The formal Heritage Walk in Pune starts on the fringe Pune Municipal Corporation and continues winding in the maze of history of Old Pune to its core. Adventure of wars in the history and stories of undying adoration, fragrance of incense sticks lit in temples and dynamic vibrancies of street markets, Pune holds it all together in its blossom. The two and a half kilometers long stroll around the streets of the city uncovers its presents with marvels.
- Pune Municipal Corporation
Pune Municipality was incorporated in 1858. The Municipal Corporation commenced addressing public matters in the state after the year 1950. Mahatma Jyotirao Phule has a statue dedicated to him in front of the Pune Municipal Corporation building. He along with his wife brought several reforms in the city. The couple promoted female education via starting an initiative of opening a school exclusively for girls. The nation is forever in debt to them.
- Shaniwar Wada
Peshwa Bajirao I raised the Shaniwar Wada in 1730. The foundation was made on Saturday hence, the name was decided “Shaniwar Wada”. It is one the best weekend getaways from Pune. The Peshwa rulers presided in Shaniwar Wada till the year 1818. The relics of the illustrious living arrangement of the Peshwas are as of now kept up as a picture of the rich legacy of the city ruled under them.
- Kasba Ganpati
In 1636, Jijabai constructed this temple. It is divided into two segments called gabharas. The flower style themes and carvings in the wood in the sanctuaries are adorned with the stamps of the Peshwa rule. Going to this temple during Ganesh Chaturthi celebration is one the best things to do in Pune.
- Lal Mahal
Shahaji Bhosale erected The Red Palace in 1630. The palace was constructed in order to save his spouse and his child, Shivaji from invader’s attacks. They spent ten years here. The original palace was destroyed after these attacks. However, the municipality reconstructed it in the original manner. The fort stands for the eminent struggle of Shivaji and his legendary win over the assailants.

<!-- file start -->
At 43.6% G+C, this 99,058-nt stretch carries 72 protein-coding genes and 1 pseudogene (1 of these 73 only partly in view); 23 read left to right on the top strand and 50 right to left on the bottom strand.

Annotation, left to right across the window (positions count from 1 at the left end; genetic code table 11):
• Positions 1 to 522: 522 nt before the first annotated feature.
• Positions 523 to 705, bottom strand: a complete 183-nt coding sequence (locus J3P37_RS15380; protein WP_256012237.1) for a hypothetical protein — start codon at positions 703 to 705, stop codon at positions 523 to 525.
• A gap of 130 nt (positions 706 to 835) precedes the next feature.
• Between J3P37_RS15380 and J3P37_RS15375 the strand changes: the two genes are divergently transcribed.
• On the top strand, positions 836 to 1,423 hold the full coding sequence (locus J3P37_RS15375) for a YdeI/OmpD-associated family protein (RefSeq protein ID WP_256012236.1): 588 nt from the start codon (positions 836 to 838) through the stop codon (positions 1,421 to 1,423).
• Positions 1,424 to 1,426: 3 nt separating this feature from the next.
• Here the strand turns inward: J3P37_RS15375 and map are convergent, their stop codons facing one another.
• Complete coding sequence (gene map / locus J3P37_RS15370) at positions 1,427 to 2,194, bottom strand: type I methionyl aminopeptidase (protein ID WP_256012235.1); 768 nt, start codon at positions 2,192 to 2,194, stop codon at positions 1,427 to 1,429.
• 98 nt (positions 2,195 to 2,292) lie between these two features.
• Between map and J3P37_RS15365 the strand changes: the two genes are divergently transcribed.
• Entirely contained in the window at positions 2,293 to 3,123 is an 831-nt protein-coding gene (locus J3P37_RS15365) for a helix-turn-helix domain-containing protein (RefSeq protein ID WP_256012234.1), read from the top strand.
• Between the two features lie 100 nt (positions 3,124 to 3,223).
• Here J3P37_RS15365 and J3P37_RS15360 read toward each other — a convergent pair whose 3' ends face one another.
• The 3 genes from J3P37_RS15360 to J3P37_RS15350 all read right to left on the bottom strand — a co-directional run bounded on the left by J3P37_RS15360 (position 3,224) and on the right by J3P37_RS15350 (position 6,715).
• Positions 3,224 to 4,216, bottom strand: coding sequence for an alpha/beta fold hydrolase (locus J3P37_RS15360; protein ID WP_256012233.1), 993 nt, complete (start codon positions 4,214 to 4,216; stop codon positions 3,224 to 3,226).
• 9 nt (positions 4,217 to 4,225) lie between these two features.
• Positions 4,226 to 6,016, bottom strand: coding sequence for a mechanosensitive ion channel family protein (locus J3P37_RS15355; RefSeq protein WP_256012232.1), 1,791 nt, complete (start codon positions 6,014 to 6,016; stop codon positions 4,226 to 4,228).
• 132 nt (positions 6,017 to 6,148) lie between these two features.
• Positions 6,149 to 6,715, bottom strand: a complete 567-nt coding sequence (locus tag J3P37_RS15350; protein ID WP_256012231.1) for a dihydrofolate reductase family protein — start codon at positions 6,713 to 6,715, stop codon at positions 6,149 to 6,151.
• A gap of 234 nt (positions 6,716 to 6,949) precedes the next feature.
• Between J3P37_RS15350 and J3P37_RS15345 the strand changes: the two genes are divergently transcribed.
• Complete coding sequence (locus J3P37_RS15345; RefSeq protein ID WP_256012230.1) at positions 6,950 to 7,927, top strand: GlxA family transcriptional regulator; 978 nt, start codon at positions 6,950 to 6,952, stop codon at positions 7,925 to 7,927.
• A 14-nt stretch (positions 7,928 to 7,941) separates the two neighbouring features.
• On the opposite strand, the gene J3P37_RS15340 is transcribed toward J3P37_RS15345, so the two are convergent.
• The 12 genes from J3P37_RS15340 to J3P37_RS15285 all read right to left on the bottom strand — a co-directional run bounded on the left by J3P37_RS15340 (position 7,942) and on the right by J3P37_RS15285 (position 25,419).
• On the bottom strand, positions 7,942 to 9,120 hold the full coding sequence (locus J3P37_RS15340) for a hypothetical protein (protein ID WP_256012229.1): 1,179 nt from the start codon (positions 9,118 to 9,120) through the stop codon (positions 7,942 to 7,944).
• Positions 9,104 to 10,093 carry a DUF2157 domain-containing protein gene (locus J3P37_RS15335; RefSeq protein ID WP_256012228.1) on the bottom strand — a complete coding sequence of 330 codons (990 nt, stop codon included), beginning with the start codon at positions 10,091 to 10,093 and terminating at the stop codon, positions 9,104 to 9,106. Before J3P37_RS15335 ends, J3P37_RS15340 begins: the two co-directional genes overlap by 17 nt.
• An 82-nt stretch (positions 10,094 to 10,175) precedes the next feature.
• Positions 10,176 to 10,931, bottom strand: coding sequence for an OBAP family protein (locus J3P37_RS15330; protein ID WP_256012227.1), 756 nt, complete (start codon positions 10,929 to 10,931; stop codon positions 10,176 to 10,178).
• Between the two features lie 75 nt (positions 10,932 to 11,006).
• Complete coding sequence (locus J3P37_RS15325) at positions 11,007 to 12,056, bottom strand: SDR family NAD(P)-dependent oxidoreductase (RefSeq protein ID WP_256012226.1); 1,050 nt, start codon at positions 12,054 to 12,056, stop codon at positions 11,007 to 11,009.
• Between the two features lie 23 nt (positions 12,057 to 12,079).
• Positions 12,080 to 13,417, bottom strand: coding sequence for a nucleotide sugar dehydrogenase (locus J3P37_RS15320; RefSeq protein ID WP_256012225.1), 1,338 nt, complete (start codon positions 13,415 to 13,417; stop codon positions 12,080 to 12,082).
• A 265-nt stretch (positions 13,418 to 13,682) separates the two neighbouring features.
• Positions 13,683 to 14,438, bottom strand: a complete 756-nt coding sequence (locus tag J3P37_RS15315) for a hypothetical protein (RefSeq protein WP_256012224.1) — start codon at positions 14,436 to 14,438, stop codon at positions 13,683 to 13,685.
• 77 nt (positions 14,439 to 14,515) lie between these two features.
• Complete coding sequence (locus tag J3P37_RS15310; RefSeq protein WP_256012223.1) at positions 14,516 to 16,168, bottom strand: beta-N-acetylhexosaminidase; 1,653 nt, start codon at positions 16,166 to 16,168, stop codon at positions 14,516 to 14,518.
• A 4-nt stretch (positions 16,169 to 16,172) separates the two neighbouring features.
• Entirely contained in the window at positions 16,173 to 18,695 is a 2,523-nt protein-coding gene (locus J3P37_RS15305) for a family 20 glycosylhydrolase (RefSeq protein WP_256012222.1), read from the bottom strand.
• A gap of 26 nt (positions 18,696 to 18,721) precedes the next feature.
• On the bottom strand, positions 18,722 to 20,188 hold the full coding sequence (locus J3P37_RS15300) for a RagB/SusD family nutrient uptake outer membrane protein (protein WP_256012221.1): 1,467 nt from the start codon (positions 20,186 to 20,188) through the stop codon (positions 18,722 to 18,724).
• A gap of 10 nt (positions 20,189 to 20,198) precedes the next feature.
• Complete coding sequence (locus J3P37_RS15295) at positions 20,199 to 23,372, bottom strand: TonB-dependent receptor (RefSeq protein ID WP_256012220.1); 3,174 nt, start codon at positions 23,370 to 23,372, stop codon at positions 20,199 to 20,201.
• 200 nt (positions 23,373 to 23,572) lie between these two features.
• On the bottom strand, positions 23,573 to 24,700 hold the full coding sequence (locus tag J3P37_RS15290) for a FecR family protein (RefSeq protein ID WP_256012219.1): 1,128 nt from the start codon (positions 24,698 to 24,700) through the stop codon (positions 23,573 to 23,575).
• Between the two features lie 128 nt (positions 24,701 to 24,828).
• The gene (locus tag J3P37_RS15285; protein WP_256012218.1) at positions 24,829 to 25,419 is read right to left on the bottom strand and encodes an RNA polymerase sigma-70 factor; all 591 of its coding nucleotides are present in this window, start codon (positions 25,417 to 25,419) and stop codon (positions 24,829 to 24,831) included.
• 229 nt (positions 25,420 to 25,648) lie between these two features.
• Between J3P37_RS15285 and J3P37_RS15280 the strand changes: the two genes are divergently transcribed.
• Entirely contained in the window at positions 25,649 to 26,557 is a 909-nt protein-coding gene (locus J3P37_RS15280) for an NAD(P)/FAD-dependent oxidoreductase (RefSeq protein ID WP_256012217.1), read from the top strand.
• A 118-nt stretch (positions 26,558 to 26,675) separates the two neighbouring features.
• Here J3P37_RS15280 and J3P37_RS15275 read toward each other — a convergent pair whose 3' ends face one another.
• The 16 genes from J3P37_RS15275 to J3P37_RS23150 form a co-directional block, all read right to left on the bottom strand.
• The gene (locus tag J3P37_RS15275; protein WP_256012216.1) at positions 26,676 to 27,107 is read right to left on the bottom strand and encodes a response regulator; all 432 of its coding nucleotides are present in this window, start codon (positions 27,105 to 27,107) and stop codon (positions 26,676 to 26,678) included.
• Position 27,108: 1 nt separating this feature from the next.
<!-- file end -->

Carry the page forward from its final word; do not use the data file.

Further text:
- Nana Wada
Nana Phadnavis constructed this Wada in 1780. The hall of audience remains intact till date. It was built in the prevalent Kalamdan manner. You can still observe floral motifs, wooden carvings on arches and ceilings. Currently, it is under restoration by the Pune administration.
- Shivaji Bridge
Shivaji Bridge was constructed between 1919 and 1923. It is also popular by the name of Lloyd Bridge. The bridge depicts conglomeration of Colonial style with Mughal architecture. A distinguished pattern of delicate flowers is impressed on the iconic domed pillars depicting the style created by the fusion of the two designs.
Mandai was previously known as Reay Market. It is conspicuous amongst the prominent markets dedicated to vegetable vendors in the city. It got its new name and development in 1938. It was initially constructed by the British Government in 1885. They incorporated the locale for all the vegetable vendors. The octagonal structure was inherent the mainstream neo gothic style.
- Belbaug Mandir
Belbaug Mandir is committed to Lord Vishnu. Nana Phadnavis built it in 1769. The temple is still under the administration of his descendents. The splendid Maratha architecture of the sanctuary grandstands some amazing, lavish wooden work.
- Tambdi Jogeshwari Mandir
You can discover simply in the wake of coming to the Tambdi Jogeshwari Mandir that is a standout amongst the most radiant and fantastic temple can likewise be a standout amongst the most antiquated. The statue of the deity is supposed to be naturally conceived. This is one of the most famous temples of Pune, as it was constructed in 1545 by Trimbak Bendre. The holy temple derives its name from the beautiful crimson hue of the idol. Ganpati celebrations in this temple are unparalleled. It is clamoring particularly amid the celebration of Navaratri.
- Vishrambaug Wada
Vishrambaug was the extravagant home of Peshwa Bajirao II. It was implicit 1807. Presently it stores miniatures of Pune’s legacy destinations. The intricate wooden work carved on the access and balcony extension of the Wada takes you aback. It is a standout amongst the most enamoring spots in Pune.
You can choose to go for this wonderful walk with an NGO based in Pune called Janwani. At the end of the walk, you get to see amusing folk performances like Lavani, a folk-dance form or Powada which is a musical in praise of brave deeds by historic heroes. You can also treat yourself with some local refreshments at the end of this two and a half hour long journey.
Rohit is a passionate travel writer who records experiences on TransIndiaTravels.com from his various expeditions and excursions across the significant tourist sites of the world.